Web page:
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Thursday, 28 March 1985
Page: 930


Senator MASON(10.04) —by leave-I move:

That the Bill be now read a second time.

I seek leave to have the second reading speech incorporated in Hansard.

Leave granted.

The speech read as follows-

The purpose of this Bill is to alter section 44 of the Constitution so that any person holding an office of profit under the Crown will experience no obstruction, under the Constitution, in standing for election to Federal Parliament.

Under section 44 (iv) of the Constitution, any person who holds any office of profit under the Crown is incapable of being chosen or of sitting as a senator or a member of the House of Representatives. This is interpreted by the Public Service Board as meaning that public servants must resign or take unpaid leave of absence from their jobs before they can nominate as a candidate for election to either House of Federal Parliament.

The question of the validity of this interpretation of the Constitution has, of course, been raised many times in the past. Bills have been introduced on this topic before now, but came to nothing. In February 1980 I raised the question myself, requesting that the then Government re-examine Public Service General Order 3/D/4 which stated that a member of the Public Service must resign before nomination for election to a House of Federal Parliament. As a result of this motion, the question was referred to the Senate Standing Committee on Constitutional and Legal Affairs, which reported in 1981 that Commonwealth and State public servants do not have equal rights with other citizens to seek election to the Commonwealth Parliament. The Committee concluded that two important principles should be upheld:

(a) to ensure that a member or senator is not simultaneously a member of the Commonwealth Parliament and a Commonwealth public servant and in receipt of two salaries as a result; and

(b) to ensure that Commonwealth public servants are not effectively discouraged from standing for the Commonwealth Parliament.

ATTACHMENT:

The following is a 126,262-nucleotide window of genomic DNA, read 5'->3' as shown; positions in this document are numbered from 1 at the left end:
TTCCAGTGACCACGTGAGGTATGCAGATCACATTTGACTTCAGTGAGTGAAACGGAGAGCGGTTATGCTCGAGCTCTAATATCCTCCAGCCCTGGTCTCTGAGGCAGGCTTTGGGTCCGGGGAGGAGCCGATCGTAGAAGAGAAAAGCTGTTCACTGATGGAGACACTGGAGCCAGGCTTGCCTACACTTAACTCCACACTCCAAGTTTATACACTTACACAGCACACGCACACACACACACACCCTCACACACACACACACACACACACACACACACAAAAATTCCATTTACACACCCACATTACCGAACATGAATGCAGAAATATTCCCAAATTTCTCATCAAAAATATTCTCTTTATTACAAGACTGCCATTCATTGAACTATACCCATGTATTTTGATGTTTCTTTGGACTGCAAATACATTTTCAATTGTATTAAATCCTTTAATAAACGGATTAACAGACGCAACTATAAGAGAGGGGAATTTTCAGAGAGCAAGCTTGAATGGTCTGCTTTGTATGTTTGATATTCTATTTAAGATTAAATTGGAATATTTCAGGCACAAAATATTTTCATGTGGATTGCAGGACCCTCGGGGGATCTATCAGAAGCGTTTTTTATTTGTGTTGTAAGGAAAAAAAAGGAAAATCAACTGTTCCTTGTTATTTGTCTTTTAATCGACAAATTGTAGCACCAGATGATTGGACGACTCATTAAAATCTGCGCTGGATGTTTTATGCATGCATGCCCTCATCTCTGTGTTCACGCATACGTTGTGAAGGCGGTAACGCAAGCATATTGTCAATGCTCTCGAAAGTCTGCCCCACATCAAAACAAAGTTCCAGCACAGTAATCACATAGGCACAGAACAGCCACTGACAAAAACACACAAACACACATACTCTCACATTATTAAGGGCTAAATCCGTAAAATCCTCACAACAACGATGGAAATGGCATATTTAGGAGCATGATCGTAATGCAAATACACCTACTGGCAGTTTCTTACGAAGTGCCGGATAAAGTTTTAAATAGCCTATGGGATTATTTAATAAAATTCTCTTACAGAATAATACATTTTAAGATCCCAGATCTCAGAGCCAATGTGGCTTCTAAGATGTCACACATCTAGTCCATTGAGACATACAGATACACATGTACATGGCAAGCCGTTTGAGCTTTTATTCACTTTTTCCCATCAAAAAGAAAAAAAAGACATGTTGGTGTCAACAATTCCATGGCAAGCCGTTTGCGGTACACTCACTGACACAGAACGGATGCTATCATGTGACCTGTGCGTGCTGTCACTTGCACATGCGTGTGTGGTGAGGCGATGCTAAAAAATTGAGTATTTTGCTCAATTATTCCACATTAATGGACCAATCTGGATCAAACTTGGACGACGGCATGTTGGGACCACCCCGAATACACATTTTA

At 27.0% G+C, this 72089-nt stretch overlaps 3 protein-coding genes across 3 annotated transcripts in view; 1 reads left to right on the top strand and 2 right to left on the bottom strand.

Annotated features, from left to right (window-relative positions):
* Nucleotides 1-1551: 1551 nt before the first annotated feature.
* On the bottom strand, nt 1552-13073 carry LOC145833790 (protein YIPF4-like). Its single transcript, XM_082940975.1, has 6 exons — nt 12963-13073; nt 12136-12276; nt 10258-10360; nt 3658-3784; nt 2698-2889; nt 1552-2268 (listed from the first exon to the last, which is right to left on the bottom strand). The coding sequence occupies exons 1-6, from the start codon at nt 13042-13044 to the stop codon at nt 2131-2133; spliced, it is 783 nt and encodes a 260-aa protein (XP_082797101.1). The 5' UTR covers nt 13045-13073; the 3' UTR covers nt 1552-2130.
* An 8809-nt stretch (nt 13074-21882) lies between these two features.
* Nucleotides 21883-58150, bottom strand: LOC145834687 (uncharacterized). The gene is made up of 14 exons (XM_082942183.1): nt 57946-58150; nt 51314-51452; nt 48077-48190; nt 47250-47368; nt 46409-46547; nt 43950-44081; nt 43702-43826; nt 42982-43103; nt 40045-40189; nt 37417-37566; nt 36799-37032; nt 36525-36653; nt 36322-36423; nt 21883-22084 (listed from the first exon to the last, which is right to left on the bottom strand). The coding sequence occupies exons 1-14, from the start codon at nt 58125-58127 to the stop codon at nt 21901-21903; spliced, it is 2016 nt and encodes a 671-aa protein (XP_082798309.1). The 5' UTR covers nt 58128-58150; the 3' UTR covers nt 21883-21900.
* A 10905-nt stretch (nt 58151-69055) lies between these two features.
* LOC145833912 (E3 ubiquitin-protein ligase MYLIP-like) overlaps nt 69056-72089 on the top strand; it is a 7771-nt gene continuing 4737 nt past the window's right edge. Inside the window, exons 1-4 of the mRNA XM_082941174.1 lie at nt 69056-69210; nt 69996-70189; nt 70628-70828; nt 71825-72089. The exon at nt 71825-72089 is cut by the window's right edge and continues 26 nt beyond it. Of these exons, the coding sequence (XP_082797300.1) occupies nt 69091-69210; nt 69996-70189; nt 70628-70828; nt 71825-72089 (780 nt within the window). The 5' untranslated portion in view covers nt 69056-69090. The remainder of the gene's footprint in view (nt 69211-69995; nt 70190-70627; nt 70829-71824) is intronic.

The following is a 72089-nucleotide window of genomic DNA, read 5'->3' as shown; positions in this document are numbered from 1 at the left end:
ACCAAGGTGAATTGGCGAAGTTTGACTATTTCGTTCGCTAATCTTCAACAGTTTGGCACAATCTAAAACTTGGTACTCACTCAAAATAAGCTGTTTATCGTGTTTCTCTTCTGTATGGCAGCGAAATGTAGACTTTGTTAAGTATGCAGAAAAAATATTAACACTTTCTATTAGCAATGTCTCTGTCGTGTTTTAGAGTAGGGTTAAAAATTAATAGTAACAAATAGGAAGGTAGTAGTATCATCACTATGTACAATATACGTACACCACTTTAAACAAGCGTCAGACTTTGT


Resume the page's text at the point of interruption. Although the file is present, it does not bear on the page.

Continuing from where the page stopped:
The Committee recommended that 'a simple but effective solution lies in taking as the crucial date the date at which a person elected to Parliament becomes entitled to a parliamentary allowance and providing for the resignation of a public servant candidate, who is elected, to be effective from that date. If the Constitution is amended to provide that a person who holds what is presently termed as ''office of profit'' is to be deemed to have vacated that office at the date that he or she becomes entitled to payment of a parliamentary allowance, these two principles will be satisfied'.

This Bill puts that recommendation into effect. The Public Service Board has, of course, modified its view that public servants must resign before nomination, and now insists on them only taking leave without pay.

Honourable senators will remember the case of Mr Bill Wood, who was refused re-employment after contesting the Queensland seat of Leichhardt in 1977, on the specific instructions of the Queensland Premier, Mr Bjelke-Petersen. Under the present ruling of the Public Service Board, this situation could not occur. However, the Board can change its ruling at any time, and under the existing, often-disputed wording of this section of the Constitution, resignation from the Public Service could again become the necessary precursor to nomination for election to the Federal Parliament. Resignation may carry with it, of course, adverse effects on superannuation benefits and credit loan interest rates, and may even affect housing and, as in Mr Woods's case, jeopardise future employment.

It is not good enough that the rights of all Australians in the Public Service are limited so unjustly. Why should they be different from all other Australians? The right to stand for election to Parliament is a most important and cherished right. We must protect it by all possible means. One of the most important means of protecting that right is to be found in this Bill. I commend the Bill to the Senate.

Debate (on motion by Senator Grimes) adjourned.